21 November 2018

Two days at a retreat
centre in London with
the trustees of USPG

The Kairos Retreat and Conference Centre was established in 1995 (Photograph: Patrixk Comerford, 2018)

Patrick Comerford

I am in London at a two-day meeting of the trustees of the Anglican mission agency USPG (United Society Partners in the Gospel), and then travelling on to Lichfield tomorrow evening before taking part in a day for USPG volunteers in Birmingham Cathedral. This afternoon, at the trustees’ meeting, I led the theological reflection or Bible study.

I arrived in London on an early morning flight from Dublin to Heathrow, and I am staying in the Kairos Centre, a retreat and conference centre in an urban oasis in south-west London, standing in acres of landscaped gardens close to the campuses of Roehampton University and overlooking Richmond Park.

The tranquil setting of peaceful, secluded gardens provides a place to pray, space to think and time to meet. Kairos is keen to be a resource for the local community in response to the Lord’s invitation to ‘come and rest a while.’

The Kairos Centre is at 12 Roehampton Court, later known as Maryfield Convent, which was built in 1913/1914 to a Georgian design. The architect was Frank Chesterton, who also designed part of Hampton Court and Ibstock School.

The house was bought at auction with 11 acres of land by the Poor Servants of The Mother of God on 18 July 1927. The order was seeking new property as a novitiate because Saint Mary’s Convent in the High Street housed an orphanage and also the general leadership of the order, as well as postulants, novices and tertians, preparing to take final vows.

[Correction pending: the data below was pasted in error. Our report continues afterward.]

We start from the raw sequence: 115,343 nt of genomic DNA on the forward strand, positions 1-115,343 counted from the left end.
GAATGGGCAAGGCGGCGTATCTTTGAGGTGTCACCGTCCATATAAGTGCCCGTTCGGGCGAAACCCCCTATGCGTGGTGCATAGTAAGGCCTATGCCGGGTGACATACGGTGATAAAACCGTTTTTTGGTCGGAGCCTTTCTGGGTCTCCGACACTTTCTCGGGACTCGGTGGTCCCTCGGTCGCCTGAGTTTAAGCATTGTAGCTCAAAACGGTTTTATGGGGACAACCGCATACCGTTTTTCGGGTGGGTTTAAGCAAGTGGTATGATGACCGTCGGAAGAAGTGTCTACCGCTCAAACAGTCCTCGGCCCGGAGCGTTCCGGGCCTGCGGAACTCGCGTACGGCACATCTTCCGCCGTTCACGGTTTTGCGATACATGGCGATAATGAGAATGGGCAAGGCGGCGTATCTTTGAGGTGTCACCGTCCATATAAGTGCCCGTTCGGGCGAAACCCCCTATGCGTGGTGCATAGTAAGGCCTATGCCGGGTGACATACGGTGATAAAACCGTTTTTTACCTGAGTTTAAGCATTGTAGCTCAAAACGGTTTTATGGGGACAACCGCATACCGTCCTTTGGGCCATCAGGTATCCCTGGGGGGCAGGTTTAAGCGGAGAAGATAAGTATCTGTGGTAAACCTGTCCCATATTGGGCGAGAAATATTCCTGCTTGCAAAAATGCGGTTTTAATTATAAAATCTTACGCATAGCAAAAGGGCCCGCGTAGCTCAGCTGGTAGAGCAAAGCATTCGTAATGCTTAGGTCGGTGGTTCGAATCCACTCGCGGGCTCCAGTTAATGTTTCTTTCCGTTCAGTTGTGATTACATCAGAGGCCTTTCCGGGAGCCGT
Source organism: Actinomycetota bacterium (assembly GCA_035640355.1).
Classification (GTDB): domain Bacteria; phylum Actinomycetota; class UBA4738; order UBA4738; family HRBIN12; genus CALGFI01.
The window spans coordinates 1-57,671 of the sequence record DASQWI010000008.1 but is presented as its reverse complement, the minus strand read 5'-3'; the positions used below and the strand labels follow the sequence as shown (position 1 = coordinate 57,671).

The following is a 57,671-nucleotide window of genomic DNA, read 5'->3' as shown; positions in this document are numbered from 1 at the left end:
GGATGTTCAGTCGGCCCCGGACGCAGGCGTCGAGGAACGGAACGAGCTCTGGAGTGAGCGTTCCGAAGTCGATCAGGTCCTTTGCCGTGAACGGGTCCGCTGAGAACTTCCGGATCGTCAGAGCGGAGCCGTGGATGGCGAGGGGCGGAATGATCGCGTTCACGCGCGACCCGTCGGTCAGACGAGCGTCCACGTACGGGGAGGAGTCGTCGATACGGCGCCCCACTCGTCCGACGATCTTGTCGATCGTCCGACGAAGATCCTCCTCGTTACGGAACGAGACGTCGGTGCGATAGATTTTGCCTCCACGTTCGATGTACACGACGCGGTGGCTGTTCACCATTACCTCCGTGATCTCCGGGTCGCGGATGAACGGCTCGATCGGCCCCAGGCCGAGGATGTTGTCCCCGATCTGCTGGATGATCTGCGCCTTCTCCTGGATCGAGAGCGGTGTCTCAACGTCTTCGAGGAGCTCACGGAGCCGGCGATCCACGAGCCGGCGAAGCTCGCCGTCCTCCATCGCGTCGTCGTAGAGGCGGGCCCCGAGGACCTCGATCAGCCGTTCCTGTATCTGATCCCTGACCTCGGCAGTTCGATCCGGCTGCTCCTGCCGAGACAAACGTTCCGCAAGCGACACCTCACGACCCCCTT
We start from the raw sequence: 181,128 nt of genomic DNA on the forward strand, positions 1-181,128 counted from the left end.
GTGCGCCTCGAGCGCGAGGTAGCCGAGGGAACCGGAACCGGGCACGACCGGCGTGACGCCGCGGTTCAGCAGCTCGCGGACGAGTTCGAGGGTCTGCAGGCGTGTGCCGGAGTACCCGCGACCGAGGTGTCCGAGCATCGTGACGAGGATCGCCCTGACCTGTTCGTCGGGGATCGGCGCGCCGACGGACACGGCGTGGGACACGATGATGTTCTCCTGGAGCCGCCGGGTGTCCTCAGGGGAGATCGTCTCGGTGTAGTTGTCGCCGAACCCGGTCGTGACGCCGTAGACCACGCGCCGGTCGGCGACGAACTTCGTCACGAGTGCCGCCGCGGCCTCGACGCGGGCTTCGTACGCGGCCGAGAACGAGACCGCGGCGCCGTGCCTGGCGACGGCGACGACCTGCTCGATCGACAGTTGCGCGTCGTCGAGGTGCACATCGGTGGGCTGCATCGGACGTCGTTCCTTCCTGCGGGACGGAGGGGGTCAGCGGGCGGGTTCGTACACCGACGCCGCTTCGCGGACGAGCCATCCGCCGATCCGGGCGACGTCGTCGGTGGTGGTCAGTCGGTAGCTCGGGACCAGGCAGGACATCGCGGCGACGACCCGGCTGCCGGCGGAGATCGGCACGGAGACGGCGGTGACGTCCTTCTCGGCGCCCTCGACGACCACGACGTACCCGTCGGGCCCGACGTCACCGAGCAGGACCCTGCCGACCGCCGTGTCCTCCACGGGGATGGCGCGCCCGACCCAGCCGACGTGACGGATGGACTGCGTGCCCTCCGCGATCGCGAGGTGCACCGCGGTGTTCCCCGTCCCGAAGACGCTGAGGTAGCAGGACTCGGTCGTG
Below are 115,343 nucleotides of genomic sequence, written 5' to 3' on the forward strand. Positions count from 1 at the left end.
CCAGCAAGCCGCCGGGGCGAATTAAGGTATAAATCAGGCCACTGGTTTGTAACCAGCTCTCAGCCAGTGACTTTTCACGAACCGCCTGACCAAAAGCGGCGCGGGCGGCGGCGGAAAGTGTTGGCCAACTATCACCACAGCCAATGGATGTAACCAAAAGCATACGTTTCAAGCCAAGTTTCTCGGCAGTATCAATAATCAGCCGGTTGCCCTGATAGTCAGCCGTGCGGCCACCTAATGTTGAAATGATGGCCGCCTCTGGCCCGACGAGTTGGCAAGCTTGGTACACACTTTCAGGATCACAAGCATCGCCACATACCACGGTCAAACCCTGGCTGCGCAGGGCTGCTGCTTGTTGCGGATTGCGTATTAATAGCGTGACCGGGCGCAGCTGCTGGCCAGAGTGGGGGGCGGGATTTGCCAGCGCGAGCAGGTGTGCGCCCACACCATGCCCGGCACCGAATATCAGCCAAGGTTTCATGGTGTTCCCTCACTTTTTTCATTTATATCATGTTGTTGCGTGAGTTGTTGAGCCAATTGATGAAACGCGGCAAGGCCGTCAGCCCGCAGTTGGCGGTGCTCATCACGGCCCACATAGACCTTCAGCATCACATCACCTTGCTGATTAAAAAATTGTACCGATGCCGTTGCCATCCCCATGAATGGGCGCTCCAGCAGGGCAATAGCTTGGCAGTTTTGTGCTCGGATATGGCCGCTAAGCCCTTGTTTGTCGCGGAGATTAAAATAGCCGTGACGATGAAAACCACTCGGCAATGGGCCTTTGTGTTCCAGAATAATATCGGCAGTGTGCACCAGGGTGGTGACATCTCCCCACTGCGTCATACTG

The main work in the house involved training of the novices. In September 1928, 15 postulants arrived and they became the first postulants to spend Christmas in Maryfield. Over the next 10 years, from 1928 to 1938, additions were made to the original building, including a kitchen, laundry, dining room and the large and beautiful chapel.

But once World War II broke out on 3 September 1939, all changed: there were identity cards and food rationing all over England, and the first bomb was dropped on London on 15 August 1940. It was often a nightly occurrence for air raid warnings to start at 9 or 10 p.m. and people had to head for air raid shelters and remain until the ‘all clear’ sounded, indicating that it was safe to return.

In 1941, Digby Stuart College was hit, and a Jesuit novice was killed in an air raid on 10 October 1941. Maryfield was now unsafe and the novitiate was moved to Corston near Bath.

On 18 February 1944, a basket of bombs landed on the roof of the original house in Maryfield, and within a few hours it was completely engulfed in flames.

When World War II ended in 1945, life gradually returned to normal and the novices returned to Maryfield.

The house was used by the order’s Generalate, Trustees and Novitiate in 1945-1974. From 1974 to 1995, The Novitiate was relocated to the top floor of the convent and the remainder of the house became a residential home for women with learning disabilities.

Part of the New Wing was refurbished in 1995 and became the present Retreat and Conference Centre which is known as the Kairos Centre. Meanwhile, the Generalate continues to have offices in the main building.

The original house at the heart of the Kairos Centre was designed by the architect Frank Chesterton (Photograph: Patrixk Comerford, 2018)

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